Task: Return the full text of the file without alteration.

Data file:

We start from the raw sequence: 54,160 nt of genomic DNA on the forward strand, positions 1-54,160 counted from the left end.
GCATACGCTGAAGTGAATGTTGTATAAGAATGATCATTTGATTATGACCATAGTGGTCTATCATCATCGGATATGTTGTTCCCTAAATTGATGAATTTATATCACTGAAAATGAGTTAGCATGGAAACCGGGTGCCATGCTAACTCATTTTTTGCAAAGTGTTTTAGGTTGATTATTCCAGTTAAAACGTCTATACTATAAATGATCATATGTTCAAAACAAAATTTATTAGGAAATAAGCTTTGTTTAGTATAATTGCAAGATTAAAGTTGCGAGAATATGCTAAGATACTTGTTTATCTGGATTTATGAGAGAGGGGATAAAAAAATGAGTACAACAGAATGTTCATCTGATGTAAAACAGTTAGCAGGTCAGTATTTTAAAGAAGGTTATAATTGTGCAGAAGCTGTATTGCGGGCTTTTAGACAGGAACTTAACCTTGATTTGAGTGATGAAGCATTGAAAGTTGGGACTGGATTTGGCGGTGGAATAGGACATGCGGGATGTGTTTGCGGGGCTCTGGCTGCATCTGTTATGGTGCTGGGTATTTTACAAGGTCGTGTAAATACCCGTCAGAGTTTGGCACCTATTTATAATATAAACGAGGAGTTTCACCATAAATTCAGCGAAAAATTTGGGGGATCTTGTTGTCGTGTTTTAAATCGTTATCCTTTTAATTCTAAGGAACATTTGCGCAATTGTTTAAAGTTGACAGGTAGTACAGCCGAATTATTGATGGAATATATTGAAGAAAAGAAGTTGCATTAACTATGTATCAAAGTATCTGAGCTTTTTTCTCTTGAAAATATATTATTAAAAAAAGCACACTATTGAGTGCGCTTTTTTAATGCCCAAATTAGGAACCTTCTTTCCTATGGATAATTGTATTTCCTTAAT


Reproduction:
We start from the raw sequence: 54,160 nt of genomic DNA on the forward strand, positions 1-54,160 counted from the left end.
GCATACGCTGAAGTGAATGTTGTATAAGAATGATCATTTGATTATGACCATAGTGGTCTATCATCATCGGATATGTTGTTCCCTAAATTGATGAATTTATATCACTGAAAATGAGTTAGCATGGAAACCGGGTGCCATGCTAACTCATTTTTTGCAAAGTGTTTTAGGTTGATTATTCCAGTTAAAACGTCTATACTATAAATGATCATATGTTCAAAACAAAATTTATTAGGAAATAAGCTTTGTTTAGTATAATTGCAAGATTAAAGTTGCGAGAATATGCTAAGATACTTGTTTATCTGGATTTATGAGAGAGGGGATAAAAAAATGAGTACAACAGAATGTTCATCTGATGTAAAACAGTTAGCAGGTCAGTATTTTAAAGAAGGTTATAATTGTGCAGAAGCTGTATTGCGGGCTTTTAGACAGGAACTTAACCTTGATTTGAGTGATGAAGCATTGAAAGTTGGGACTGGATTTGGCGGTGGAATAGGACATGCGGGATGTGTTTGCGGGGCTCTGGCTGCATCTGTTATGGTGCTGGGTATTTTACAAGGTCGTGTAAATACCCGTCAGAGTTTGGCACCTATTTATAATATAAACGAGGAGTTTCACCATAAATTCAGCGAAAAATTTGGGGGATCTTGTTGTCGTGTTTTAAATCGTTATCCTTTTAATTCTAAGGAACATTTGCGCAATTGTTTAAAGTTGACAGGTAGTACAGCCGAATTATTGATGGAATATATTGAAGAAAAGAAGTTGCATTAACTATGTATCAAAGTATCTGAGCTTTTTTCTCTTGAAAATATATTATTAAAAAAAGCACACTATTGAGTGCGCTTTTTTAATGCCCAAATTAGGAACCTTCTTTCCTATGGATAATTGTATTTCCTTAAT